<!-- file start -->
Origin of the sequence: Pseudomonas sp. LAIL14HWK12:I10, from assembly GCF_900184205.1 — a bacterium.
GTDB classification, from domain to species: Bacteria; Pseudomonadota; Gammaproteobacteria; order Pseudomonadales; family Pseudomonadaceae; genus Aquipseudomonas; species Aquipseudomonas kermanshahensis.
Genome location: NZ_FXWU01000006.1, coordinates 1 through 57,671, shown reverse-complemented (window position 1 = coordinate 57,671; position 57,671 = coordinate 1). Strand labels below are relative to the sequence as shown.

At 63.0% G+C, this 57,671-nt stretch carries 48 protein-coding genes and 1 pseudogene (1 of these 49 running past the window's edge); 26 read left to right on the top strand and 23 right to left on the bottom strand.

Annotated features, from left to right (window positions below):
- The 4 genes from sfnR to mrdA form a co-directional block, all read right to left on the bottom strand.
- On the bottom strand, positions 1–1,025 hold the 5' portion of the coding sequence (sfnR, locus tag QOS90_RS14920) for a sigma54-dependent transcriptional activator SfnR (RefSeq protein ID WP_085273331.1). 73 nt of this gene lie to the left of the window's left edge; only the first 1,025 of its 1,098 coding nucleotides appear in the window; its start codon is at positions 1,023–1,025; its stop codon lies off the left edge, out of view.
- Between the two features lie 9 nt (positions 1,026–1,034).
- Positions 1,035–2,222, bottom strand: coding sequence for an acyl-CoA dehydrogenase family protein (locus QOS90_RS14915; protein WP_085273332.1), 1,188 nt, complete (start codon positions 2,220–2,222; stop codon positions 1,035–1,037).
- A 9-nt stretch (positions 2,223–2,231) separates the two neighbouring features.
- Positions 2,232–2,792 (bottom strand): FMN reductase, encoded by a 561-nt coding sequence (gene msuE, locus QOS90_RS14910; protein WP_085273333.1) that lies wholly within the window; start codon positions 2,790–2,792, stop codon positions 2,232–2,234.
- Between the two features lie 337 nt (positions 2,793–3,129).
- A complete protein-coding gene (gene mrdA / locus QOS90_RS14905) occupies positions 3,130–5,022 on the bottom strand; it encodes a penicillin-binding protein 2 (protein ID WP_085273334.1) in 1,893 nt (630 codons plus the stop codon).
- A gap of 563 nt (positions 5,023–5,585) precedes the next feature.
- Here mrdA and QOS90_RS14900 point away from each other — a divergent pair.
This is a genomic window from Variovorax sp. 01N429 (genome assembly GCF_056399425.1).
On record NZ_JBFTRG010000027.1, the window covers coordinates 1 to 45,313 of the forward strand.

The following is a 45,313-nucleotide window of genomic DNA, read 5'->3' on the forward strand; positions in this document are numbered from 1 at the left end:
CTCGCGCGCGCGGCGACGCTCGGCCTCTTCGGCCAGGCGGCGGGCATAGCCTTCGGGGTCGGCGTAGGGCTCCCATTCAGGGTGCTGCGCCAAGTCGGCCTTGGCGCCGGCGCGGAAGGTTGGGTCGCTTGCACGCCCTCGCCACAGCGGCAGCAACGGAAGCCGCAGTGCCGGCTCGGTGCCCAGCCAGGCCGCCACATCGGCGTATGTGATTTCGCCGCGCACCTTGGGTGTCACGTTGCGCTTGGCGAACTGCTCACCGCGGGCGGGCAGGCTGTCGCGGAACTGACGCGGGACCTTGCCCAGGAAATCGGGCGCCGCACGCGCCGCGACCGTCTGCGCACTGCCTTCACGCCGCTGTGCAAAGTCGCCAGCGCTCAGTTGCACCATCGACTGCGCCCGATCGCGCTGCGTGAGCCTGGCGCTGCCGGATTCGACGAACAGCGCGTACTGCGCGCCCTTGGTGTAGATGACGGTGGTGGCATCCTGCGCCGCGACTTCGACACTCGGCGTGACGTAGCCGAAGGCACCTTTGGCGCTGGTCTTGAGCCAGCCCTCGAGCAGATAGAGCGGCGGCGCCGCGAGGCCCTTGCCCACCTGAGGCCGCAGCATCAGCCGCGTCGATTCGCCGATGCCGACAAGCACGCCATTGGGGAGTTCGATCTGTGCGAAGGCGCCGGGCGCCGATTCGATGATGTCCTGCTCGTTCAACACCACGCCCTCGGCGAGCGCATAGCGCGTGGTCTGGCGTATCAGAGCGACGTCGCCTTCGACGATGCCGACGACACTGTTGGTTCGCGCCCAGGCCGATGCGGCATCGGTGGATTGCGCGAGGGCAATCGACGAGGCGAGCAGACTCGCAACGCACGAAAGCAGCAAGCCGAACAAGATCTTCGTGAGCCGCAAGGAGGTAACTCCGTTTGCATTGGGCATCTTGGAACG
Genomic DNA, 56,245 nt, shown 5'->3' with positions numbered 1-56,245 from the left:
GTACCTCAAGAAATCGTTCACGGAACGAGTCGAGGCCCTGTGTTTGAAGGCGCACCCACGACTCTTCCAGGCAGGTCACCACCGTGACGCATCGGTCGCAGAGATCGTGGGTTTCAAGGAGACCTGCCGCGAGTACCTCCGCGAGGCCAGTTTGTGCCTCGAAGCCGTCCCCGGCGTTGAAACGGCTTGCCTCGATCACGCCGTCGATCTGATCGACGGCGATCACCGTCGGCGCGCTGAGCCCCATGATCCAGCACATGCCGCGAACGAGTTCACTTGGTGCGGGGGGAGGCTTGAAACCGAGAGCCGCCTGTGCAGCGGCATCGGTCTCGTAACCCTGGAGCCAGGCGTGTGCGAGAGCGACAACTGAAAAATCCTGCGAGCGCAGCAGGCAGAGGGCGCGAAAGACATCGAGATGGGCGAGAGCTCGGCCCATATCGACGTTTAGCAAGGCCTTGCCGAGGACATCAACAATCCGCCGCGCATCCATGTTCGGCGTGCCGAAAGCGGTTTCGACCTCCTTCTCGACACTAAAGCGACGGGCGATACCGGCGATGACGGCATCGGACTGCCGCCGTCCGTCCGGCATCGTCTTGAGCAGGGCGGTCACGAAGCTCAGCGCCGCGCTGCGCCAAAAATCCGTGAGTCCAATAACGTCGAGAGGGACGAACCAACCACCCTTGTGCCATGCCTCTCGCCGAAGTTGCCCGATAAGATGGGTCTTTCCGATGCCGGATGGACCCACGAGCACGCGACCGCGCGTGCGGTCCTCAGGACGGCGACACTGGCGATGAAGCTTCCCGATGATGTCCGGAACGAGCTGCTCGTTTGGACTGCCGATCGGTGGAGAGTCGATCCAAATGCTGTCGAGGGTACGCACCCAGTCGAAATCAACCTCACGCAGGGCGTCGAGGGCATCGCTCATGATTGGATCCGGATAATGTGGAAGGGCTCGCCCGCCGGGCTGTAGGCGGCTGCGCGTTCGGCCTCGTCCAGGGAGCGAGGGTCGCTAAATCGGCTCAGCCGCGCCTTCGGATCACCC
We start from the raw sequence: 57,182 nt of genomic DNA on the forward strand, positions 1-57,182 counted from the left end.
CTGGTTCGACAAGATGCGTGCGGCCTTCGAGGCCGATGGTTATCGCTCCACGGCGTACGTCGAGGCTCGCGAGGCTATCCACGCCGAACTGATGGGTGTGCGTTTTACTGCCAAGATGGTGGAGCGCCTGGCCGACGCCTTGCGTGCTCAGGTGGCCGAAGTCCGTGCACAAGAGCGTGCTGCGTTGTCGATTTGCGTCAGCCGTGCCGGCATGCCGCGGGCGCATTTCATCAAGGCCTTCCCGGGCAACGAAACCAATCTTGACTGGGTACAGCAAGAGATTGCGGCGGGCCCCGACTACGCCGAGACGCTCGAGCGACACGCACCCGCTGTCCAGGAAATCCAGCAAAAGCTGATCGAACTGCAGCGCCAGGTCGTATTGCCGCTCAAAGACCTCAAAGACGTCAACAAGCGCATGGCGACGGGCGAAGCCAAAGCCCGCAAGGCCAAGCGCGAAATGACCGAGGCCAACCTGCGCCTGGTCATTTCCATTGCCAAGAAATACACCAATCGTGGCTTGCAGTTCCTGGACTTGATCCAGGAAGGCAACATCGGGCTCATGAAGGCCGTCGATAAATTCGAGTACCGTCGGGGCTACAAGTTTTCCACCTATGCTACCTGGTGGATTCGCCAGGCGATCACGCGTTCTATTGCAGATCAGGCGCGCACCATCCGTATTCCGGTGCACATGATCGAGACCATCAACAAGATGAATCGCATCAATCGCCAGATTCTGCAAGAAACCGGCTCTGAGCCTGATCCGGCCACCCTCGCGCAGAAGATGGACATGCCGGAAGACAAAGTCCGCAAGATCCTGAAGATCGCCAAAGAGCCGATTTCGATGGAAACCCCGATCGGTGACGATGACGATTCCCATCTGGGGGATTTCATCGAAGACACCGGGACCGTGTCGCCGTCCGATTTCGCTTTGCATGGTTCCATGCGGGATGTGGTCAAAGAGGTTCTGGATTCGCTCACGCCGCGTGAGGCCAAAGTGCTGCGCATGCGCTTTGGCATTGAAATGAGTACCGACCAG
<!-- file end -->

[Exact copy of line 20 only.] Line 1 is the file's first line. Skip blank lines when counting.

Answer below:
Genomic DNA, 56,245 nt, shown 5'->3' with positions numbered 1-56,245 from the left: